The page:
Benefits of Experiential Learning

There are many benefits to experiential learning.For example, students are able to receive a deeper understanding of the content being taught. Experiential learning also increases engagement and participation. 

By incorporating experiential learning into our curricular learning, we can result in a real mindset change, through learning skills such as leadership, empathy, collaboration, and communication through meaningful opportunities to practice.

If these benefits have not convinced you on this teaching and learning method, below there are a few experiential learning activities that have worked in my classes and  you can use in your class to help solidify the use of more hands-on activities in your classroom.

A growth mindset embraces learning by doing.

In my experience, students respond better when being engaged in practical activities, rather than reading from textbooks.

So, getting the children involved in practical activities that teach them English, among other subjects, is a highly effective way of engaging them in their learning.

Gone are the days when I was a student and where we were seated in rows and listened, for what seemed like hours, to the teacher on a particular topic.  It was as if the students were considered empty vessels to fill up. There was no time for trial and error for us to ‘play’ with various concepts or to learn a particular concept further. 

Course material would be taught in a predetermined way . With little ‘play’, one approach to learning and a fixed way of looking at the learning process, this could only lead to a very limited mindset to what each individual student could achieve.

Contrary to this view and at the heart of what makes the growth mindset( please, click on the link to read all about it in an older blog post of mine) so winsome, Dweck found, is that it creates a passion for learning rather than a hunger for approval.

 

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Experiential Learning Activities to try ,that have worked in my class

Scavenger Hunt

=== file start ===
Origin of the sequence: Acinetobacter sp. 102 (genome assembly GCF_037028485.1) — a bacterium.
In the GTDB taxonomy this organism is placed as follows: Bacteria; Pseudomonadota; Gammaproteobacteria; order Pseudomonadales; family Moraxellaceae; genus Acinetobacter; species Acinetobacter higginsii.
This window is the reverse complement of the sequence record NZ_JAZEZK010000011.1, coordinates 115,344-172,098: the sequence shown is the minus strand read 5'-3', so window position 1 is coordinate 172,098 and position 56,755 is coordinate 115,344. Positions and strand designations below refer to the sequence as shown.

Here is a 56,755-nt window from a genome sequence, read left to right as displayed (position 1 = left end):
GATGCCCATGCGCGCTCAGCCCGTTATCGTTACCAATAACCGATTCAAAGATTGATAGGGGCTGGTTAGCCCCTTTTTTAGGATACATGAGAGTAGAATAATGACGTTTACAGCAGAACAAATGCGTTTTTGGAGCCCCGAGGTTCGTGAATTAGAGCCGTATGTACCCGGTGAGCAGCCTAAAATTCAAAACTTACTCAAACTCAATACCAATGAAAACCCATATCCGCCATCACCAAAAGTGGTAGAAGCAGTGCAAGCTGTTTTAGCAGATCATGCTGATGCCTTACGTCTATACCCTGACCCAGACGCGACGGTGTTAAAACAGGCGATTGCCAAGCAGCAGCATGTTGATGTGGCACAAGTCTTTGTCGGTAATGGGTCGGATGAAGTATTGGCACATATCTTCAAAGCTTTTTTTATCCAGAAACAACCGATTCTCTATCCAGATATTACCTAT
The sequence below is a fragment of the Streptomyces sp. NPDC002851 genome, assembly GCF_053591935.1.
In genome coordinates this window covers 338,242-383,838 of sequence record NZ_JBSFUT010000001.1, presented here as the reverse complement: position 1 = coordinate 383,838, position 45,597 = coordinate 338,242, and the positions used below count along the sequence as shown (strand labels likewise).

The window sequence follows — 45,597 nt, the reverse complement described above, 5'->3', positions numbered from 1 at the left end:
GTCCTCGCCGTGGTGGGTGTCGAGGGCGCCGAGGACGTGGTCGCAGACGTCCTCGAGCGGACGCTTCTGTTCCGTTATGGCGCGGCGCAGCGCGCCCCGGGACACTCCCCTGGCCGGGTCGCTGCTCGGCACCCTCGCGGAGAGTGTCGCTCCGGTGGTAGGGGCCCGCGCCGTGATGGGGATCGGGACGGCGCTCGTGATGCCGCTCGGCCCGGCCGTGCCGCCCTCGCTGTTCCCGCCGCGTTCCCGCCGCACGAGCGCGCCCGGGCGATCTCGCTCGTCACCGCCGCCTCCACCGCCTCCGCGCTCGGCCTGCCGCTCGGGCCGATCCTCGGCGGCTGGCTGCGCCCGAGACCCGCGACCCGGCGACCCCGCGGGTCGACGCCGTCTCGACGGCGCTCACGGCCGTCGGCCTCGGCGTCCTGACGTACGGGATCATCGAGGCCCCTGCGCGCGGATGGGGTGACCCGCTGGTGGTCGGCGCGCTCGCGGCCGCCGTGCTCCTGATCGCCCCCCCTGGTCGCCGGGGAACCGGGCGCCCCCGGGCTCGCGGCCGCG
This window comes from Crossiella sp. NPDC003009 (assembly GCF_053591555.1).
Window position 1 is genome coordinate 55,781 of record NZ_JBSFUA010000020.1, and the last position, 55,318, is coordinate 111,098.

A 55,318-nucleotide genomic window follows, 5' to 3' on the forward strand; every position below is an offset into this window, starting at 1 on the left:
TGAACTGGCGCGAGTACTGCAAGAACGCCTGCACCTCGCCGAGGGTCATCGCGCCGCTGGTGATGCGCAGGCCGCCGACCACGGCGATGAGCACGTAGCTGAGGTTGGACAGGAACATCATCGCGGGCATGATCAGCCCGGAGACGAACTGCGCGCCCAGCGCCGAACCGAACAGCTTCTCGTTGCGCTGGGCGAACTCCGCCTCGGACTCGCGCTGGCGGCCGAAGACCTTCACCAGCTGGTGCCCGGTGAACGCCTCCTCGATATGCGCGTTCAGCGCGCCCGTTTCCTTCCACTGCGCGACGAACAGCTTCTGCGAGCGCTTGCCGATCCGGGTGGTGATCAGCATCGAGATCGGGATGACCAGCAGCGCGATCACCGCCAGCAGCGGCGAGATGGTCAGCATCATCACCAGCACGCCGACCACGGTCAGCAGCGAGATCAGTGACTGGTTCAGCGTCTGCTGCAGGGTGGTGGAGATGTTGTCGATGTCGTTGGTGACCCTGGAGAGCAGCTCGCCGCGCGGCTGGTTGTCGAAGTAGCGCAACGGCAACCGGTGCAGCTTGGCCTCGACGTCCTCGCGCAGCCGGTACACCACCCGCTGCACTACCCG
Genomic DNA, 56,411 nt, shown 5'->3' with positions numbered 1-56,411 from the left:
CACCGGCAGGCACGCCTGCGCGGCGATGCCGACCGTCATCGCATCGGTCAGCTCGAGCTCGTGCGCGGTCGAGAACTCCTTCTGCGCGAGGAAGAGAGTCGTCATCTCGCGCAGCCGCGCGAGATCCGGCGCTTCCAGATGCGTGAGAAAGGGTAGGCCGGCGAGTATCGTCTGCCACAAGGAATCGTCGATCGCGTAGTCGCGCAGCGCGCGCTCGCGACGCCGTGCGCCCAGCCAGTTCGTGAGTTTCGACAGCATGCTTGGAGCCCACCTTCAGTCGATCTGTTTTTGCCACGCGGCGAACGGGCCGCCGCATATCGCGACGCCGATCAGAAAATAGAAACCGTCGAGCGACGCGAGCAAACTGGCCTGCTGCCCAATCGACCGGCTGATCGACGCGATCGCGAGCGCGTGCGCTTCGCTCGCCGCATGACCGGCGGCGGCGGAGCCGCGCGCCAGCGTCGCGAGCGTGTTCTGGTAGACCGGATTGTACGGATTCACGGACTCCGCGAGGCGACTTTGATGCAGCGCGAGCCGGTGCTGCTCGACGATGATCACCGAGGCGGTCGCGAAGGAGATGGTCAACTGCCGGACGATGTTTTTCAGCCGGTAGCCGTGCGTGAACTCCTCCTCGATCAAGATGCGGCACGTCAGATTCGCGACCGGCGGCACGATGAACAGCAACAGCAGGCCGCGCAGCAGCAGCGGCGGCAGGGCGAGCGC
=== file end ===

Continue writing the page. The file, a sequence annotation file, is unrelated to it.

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Scavenger hunts are great experiential learning activities that get students moving and thinking. These hunts often involve having students solve riddles and clues, and students must work together to get to the next stop. Make the hunt lead to a reveal of the class field trip, incentive party, or as a study guide before the next test. The options are limitless and sure to excite our learners!

Put on a Play

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What better way for our students to work on their cooperation, leadership, and creativity skills than by practicing and presenting a play. Maybe our students have just learned a new topic.. Use a pre-found script (a simple Google search is sure to provide many), or have older students create their own. You can also use the course book dialogues or a picture book as a starting point for a play. Theater is a great hands-on experience, and my students do love showing off their acting skills!

Engineering and ELT?

Giving students the opportunity to build is appealing for so many. These sorts of experiential learning activities can be used as part of the curriculum, for brain breaks, for projects or as fun school-wide competitions. You can have students use straws and other recyclable materials to build practically anything related to any topic! The competitive atmosphere of these sorts of building competitions creates excitement and fosters class unity.

Games students play

Games or gamification of courses can be a way of keeping students engaged and motivated while achieving the learning goals in a way that is fun and low risk. Points ,stickers or badges can be awarded for satisfactory participation or completion of the game or goals in the game. Allowing repeat play of games also enables students to see failure as  indication that more work is needed to master the skill or knowledge at hand.

As educators, we can incorporate gaming elements (gamification) into other components of our course, include gaming activities or even structure the entire course like a game!

Games or gaming elements can be designed to be competitive or non-competitive. A competitive element, such as an individual-based or team-based point system, can facilitate friendly competition to make activities or the course fun and active. Games can also be non-competitive and have students work towards achievements and badges in class that signify proficiency with a learning outcome or goal. I have tried both, I can recommend both.

Ask students to bring in their own realia

If you want to get to know students better you can ask them to bring in several items from home that they feel represent them. If you’re teaching online, students can hold objects up to their camera instead. Have them present these items to the class and explain why they chose each object. For a variation of this activity, have classmates guess how the objects represent their fellow students. Students love to share things about themselves and are usually excited about activities that involve getting to talk about their own lives.